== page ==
2. The juxtaposition just makes sense to me:

      Tears (pearls) — Sea
      Passion (rubies) — the Emperor pelteth
      Wealth (gold) — Prince
      Constancy (diamonds) — Continual

      It seems like ED is having a little fun here, and has added dimension to a poem that most likely pretty much means what you have interpreted. :)

      I recently learned that the Victorians were also into the "language of flowers," and my mind is spinning just thinking about all of the little "nosegays" (small bouquets) that ED sent to friends. Were those tiny, briefly alive, poems in and of themselves?

      So much fun to think about!

    3. I recently bought Judith Farr's book "The Gardens of Emily Dickinson" and like it quite a bit -- much more so than Farr's "The Passion of Emily Dickinson". I think you'd like the garden book, too.

    4. Thank you, I will look for it! I have this idea to needle-felt a "painting" of ED in her garden with Carlo (and a bobolink for a chorister, and an orchard for a dome) one of these days and have been actually looking for some good info about her garden. So thanks again! :)

    5. Have you done this 'painting'??? Just reviewed this post. Sounds wonderful. Would love a picture of it.

    6. Yes Ellen, I don't buy ED books but I would stand in line for your painting!

  3. I am grateful for your observations here. To understand Dickinson one must be playful, for she was surely so herself. Her self awareness as a person of paradox is captivating. So somber and then again so full of delight. Thank you for your thoughtful explication.

  4. This poem acknowledges and accepts the generous overflow of the universe, but is also weary of it. Those first two lines are enough on their own. Who could want individual pearls when you have the whole sea? That idea alone is worth contemplating for a year. But then you have the idea in the next couplet that expands this idea; when there is so much, when it is so ample, you feel a like you are getting pelted by it, besieged by beauty. You want to shield yourself from it. It's a funny turn-around, and complication .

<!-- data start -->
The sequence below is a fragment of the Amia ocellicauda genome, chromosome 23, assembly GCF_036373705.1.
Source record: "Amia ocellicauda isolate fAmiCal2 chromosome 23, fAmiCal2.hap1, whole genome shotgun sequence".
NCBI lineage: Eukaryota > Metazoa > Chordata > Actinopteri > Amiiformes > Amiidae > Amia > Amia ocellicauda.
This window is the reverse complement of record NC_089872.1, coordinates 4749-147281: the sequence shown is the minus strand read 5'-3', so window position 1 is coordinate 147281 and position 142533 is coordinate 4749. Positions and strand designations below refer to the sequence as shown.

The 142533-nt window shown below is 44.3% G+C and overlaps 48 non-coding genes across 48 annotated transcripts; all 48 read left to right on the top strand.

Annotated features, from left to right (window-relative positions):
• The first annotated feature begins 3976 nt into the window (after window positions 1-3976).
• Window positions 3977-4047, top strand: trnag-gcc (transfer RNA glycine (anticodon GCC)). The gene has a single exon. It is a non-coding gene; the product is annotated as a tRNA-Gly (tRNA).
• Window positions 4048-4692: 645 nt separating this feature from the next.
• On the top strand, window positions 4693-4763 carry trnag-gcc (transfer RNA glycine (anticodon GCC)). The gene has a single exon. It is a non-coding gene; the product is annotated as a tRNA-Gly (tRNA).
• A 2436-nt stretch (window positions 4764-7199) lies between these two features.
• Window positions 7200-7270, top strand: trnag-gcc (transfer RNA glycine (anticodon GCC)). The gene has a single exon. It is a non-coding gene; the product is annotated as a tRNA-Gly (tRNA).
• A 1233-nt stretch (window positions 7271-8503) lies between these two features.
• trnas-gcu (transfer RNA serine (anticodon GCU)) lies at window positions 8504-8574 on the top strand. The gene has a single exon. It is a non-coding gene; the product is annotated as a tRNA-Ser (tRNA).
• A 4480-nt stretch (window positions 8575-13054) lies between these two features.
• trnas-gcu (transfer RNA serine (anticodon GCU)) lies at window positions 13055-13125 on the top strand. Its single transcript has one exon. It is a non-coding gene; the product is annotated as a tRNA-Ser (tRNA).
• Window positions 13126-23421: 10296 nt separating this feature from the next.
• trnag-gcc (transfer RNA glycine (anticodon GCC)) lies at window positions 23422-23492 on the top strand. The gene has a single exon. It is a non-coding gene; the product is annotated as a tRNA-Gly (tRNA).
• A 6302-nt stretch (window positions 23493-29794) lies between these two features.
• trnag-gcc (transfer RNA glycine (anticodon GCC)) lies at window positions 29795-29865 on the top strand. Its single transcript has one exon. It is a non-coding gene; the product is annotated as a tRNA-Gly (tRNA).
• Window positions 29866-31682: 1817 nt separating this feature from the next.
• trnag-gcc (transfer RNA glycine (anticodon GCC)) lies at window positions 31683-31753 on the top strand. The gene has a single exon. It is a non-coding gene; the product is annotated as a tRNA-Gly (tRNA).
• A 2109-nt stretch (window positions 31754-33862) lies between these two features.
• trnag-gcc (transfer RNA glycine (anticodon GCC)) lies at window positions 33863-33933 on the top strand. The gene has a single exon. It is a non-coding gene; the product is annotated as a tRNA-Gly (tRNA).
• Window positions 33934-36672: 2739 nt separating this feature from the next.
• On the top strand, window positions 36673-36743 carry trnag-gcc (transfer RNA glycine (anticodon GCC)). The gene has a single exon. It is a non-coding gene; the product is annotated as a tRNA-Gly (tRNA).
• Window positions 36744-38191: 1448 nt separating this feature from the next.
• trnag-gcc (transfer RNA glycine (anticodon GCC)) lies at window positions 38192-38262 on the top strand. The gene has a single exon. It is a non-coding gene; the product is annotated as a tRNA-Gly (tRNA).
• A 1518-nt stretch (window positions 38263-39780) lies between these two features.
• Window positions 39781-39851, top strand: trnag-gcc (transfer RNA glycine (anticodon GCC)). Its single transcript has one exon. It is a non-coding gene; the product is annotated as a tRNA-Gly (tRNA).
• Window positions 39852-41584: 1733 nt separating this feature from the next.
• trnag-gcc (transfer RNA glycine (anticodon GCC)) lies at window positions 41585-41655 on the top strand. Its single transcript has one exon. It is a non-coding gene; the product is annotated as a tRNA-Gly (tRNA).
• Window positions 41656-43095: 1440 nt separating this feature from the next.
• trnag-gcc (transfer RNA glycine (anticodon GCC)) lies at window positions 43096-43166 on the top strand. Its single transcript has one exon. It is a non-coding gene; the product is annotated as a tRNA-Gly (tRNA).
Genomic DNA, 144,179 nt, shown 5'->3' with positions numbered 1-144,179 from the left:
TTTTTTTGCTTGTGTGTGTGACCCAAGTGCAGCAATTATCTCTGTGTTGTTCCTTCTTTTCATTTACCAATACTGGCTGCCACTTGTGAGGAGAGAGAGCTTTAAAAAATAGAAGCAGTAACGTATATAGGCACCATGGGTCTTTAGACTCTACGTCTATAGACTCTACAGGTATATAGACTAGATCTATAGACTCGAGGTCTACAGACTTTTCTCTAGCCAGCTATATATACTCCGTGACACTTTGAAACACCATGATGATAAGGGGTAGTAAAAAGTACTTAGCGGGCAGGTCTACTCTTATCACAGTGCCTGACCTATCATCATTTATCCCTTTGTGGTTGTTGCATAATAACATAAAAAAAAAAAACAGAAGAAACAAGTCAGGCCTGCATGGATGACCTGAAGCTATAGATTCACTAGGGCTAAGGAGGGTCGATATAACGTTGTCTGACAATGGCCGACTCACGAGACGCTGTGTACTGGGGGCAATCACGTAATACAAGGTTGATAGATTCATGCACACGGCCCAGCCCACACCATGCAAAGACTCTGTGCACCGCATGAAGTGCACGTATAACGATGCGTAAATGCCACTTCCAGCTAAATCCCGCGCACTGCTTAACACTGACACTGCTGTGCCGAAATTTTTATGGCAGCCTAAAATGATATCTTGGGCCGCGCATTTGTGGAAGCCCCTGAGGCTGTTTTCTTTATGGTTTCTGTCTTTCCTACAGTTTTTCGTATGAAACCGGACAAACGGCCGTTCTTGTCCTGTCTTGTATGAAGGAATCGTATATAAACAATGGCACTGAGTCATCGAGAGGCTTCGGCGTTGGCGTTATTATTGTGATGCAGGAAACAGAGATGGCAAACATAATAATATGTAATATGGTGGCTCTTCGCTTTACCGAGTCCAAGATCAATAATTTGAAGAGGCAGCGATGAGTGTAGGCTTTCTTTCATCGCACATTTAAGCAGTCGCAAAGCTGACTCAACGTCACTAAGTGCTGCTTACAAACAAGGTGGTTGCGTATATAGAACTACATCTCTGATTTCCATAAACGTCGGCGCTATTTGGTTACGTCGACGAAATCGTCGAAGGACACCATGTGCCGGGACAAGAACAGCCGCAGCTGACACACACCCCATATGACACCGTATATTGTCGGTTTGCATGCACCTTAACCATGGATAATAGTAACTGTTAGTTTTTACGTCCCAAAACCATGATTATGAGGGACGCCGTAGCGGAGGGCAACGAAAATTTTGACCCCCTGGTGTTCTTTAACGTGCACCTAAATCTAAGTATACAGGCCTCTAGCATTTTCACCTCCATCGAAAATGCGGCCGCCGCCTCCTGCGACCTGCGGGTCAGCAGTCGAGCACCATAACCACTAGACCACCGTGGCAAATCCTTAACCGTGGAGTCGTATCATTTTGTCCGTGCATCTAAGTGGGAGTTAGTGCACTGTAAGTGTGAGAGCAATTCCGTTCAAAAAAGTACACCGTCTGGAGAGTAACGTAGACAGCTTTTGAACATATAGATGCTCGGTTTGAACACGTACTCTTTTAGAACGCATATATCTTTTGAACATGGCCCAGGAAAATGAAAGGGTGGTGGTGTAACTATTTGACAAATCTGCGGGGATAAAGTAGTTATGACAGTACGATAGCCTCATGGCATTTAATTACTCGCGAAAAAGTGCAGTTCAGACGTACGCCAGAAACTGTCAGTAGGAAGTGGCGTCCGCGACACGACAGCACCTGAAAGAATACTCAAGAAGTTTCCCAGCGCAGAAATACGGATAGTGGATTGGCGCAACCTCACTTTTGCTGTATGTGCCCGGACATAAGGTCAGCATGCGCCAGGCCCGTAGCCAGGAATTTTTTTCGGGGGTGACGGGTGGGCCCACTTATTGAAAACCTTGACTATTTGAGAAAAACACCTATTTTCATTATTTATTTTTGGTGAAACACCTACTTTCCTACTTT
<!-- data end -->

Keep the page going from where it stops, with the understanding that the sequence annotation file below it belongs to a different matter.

The next couplet deepens this further. To get to the "gold" you have to dig down into the mine. (Nice pun on "mine" here too.) You have to pull that gold from the depths of pain. (It must hurt, for instance, to be pelted by rubies.)

    The last couplet returns to pure expansiveness. The dome of heaven is your crown, millions of stars for diamonds. What a gorgeous metaphor.

    This is one of her best, for me, as each couplet is, in itself, complete, and a gem, the first one is like a pearl, the second a ruby, the third, gold, and the last a shining diamond.

  5. As she has done so many times before, ED reminds us, and herself, that she has a Queen’s Diadem, marriage to Wadsworth, waiting for her in heaven. For her, hope is a thing with pearls, rubies, and diamonds embedded in gold.

    A "commentary on people and events in her life" only "diminishes appreciation of the universal in her poetry" if we let it. Surely we can do both.

  6. "Christmas marks the time when the light starts to come back." Heather Cox Richardson December 25, 2023